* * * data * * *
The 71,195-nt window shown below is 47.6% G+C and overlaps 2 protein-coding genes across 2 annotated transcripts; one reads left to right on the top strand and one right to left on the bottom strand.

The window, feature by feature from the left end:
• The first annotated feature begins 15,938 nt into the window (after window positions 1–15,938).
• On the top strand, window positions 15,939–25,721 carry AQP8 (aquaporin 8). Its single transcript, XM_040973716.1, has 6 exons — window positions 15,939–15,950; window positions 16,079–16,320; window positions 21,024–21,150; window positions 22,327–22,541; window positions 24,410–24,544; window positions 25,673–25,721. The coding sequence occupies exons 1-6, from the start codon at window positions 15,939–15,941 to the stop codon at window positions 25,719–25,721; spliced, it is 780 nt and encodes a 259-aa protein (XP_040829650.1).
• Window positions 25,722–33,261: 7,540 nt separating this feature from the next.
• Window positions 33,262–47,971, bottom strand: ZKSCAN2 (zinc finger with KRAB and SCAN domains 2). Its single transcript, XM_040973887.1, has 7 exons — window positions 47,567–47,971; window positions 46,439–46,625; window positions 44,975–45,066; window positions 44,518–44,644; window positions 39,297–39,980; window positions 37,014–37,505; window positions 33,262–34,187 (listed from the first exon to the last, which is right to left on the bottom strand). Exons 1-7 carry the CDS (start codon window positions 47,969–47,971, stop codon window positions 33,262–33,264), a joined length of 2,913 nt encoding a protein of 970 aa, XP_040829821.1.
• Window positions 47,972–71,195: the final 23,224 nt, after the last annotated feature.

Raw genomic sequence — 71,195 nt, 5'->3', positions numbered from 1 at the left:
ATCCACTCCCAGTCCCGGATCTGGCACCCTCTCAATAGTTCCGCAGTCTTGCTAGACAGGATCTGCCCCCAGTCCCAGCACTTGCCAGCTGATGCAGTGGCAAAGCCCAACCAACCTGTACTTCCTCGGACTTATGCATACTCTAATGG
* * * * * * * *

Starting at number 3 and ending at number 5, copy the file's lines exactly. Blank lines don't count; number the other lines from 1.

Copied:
• The first annotated feature begins 15,938 nt into the window (after window positions 1–15,938).
• On the top strand, window positions 15,939–25,721 carry AQP8 (aquaporin 8). Its single transcript, XM_040973716.1, has 6 exons — window positions 15,939–15,950; window positions 16,079–16,320; window positions 21,024–21,150; window positions 22,327–22,541; window positions 24,410–24,544; window positions 25,673–25,721. The coding sequence occupies exons 1-6, from the start codon at window positions 15,939–15,941 to the stop codon at window positions 25,719–25,721; spliced, it is 780 nt and encodes a 259-aa protein (XP_040829650.1).
• Window positions 25,722–33,261: 7,540 nt separating this feature from the next.